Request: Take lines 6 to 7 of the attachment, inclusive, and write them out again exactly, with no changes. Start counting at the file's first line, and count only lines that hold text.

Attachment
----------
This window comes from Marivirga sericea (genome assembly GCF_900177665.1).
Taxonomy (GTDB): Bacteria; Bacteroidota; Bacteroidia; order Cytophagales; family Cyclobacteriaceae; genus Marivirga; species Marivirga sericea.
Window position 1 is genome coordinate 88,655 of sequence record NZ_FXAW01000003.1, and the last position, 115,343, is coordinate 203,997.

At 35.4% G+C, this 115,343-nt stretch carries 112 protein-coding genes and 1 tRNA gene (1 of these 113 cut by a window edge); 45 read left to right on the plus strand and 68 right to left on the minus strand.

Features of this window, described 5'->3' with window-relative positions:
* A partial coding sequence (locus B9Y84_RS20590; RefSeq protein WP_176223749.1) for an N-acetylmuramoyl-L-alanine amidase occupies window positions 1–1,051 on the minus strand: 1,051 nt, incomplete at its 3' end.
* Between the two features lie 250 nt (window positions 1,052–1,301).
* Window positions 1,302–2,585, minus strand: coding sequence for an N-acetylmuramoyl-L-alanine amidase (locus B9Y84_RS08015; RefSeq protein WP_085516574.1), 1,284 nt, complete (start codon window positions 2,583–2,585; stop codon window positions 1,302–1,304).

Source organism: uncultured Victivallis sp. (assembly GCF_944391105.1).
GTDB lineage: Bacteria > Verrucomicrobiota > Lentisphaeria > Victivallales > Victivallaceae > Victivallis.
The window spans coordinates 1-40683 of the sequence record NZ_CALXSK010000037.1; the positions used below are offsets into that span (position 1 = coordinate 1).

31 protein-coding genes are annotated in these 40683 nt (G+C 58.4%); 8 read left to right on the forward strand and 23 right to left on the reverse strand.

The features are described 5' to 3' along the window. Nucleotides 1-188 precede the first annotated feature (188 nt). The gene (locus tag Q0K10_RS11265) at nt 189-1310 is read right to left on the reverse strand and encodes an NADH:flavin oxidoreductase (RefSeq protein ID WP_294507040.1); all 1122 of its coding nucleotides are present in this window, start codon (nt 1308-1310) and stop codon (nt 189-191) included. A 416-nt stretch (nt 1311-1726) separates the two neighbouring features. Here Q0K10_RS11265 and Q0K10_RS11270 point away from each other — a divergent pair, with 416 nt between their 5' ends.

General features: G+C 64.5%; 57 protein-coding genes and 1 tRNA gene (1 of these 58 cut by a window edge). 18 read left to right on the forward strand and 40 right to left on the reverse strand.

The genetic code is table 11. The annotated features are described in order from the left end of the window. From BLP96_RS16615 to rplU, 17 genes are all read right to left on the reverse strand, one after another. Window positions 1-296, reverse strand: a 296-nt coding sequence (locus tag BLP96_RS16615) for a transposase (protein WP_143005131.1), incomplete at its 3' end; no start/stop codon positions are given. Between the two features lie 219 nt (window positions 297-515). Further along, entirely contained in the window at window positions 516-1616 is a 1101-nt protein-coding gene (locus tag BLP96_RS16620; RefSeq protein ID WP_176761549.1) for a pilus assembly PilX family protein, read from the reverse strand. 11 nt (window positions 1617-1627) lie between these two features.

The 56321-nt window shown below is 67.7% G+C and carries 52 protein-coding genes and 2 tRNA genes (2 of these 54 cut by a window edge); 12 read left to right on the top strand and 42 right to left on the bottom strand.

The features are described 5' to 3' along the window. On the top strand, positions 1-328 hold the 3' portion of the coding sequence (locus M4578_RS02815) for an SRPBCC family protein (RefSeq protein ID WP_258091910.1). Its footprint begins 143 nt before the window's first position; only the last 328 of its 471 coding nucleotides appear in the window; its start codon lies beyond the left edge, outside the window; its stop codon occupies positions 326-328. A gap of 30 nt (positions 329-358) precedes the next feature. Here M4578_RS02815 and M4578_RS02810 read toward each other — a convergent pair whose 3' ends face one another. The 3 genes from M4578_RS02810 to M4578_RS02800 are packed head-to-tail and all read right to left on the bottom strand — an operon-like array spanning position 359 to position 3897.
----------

* A partial coding sequence (locus B9Y84_RS20590; RefSeq protein WP_176223749.1) for an N-acetylmuramoyl-L-alanine amidase occupies window positions 1–1,051 on the minus strand: 1,051 nt, incomplete at its 3' end.
* Between the two features lie 250 nt (window positions 1,052–1,301).